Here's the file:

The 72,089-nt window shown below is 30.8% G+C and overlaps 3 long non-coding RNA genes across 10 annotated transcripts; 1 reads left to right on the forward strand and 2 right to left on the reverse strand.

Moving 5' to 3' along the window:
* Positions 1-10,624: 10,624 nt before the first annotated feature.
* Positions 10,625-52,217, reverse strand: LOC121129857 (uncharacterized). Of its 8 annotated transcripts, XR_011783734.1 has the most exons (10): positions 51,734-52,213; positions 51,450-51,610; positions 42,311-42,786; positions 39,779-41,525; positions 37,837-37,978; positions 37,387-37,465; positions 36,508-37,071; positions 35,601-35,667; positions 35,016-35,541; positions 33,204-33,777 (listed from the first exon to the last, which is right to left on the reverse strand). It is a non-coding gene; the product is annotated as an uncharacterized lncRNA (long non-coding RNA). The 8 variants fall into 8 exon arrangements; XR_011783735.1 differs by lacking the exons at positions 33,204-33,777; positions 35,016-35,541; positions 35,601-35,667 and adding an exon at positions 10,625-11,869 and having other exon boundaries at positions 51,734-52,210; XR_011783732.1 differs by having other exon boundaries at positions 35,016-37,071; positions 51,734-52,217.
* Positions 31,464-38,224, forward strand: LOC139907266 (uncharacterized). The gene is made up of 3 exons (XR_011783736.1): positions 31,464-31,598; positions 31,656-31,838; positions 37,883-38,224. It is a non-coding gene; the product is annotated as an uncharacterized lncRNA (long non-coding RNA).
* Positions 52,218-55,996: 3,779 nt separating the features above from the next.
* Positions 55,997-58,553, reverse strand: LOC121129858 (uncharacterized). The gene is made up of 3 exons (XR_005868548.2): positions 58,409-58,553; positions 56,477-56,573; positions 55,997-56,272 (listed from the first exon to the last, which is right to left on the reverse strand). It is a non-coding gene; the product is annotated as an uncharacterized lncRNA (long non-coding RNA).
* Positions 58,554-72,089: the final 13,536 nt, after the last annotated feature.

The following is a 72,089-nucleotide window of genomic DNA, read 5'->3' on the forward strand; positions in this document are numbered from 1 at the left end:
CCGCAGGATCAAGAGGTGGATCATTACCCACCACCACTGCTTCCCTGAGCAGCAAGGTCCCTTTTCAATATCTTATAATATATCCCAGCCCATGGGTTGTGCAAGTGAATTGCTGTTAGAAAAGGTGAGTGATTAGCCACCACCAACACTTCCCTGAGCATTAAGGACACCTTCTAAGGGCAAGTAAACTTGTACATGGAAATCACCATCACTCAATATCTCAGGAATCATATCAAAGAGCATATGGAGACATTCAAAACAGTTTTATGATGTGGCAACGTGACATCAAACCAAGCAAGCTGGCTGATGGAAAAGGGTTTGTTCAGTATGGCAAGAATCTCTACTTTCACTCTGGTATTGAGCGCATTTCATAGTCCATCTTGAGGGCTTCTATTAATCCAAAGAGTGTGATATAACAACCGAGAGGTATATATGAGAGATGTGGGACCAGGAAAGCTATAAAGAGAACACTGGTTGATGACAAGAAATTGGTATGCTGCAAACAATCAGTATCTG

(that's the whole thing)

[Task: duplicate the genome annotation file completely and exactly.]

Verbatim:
The 72,089-nt window shown below is 30.8% G+C and overlaps 3 long non-coding RNA genes across 10 annotated transcripts; 1 reads left to right on the forward strand and 2 right to left on the reverse strand.

Moving 5' to 3' along the window:
* Positions 1-10,624: 10,624 nt before the first annotated feature.
* Positions 10,625-52,217, reverse strand: LOC121129857 (uncharacterized). Of its 8 annotated transcripts, XR_011783734.1 has the most exons (10): positions 51,734-52,213; positions 51,450-51,610; positions 42,311-42,786; positions 39,779-41,525; positions 37,837-37,978; positions 37,387-37,465; positions 36,508-37,071; positions 35,601-35,667; positions 35,016-35,541; positions 33,204-33,777 (listed from the first exon to the last, which is right to left on the reverse strand). It is a non-coding gene; the product is annotated as an uncharacterized lncRNA (long non-coding RNA). The 8 variants fall into 8 exon arrangements; XR_011783735.1 differs by lacking the exons at positions 33,204-33,777; positions 35,016-35,541; positions 35,601-35,667 and adding an exon at positions 10,625-11,869 and having other exon boundaries at positions 51,734-52,210; XR_011783732.1 differs by having other exon boundaries at positions 35,016-37,071; positions 51,734-52,217.
* Positions 31,464-38,224, forward strand: LOC139907266 (uncharacterized). The gene is made up of 3 exons (XR_011783736.1): positions 31,464-31,598; positions 31,656-31,838; positions 37,883-38,224. It is a non-coding gene; the product is annotated as an uncharacterized lncRNA (long non-coding RNA).
* Positions 52,218-55,996: 3,779 nt separating the features above from the next.
* Positions 55,997-58,553, reverse strand: LOC121129858 (uncharacterized). The gene is made up of 3 exons (XR_005868548.2): positions 58,409-58,553; positions 56,477-56,573; positions 55,997-56,272 (listed from the first exon to the last, which is right to left on the reverse strand). It is a non-coding gene; the product is annotated as an uncharacterized lncRNA (long non-coding RNA).
* Positions 58,554-72,089: the final 13,536 nt, after the last annotated feature.

The following is a 72,089-nucleotide window of genomic DNA, read 5'->3' on the forward strand; positions in this document are numbered from 1 at the left end:
CCGCAGGATCAAGAGGTGGATCATTACCCACCACCACTGCTTCCCTGAGCAGCAAGGTCCCTTTTCAATATCTTATAATATATCCCAGCCCATGGGTTGTGCAAGTGAATTGCTGTTAGAAAAGGTGAGTGATTAGCCACCACCAACACTTCCCTGAGCATTAAGGACACCTTCTAAGGGCAAGTAAACTTGTACATGGAAATCACCATCACTCAATATCTCAGGAATCATATCAAAGAGCATATGGAGACATTCAAAACAGTTTTATGATGTGGCAACGTGACATCAAACCAAGCAAGCTGGCTGATGGAAAAGGGTTTGTTCAGTATGGCAAGAATCTCTACTTTCACTCTGGTATTGAGCGCATTTCATAGTCCATCTTGAGGGCTTCTATTAATCCAAAGAGTGTGATATAACAACCGAGAGGTATATATGAGAGATGTGGGACCAGGAAAGCTATAAAGAGAACACTGGTTGATGACAAGAAATTGGTATGCTGCAAACAATCAGTATCTG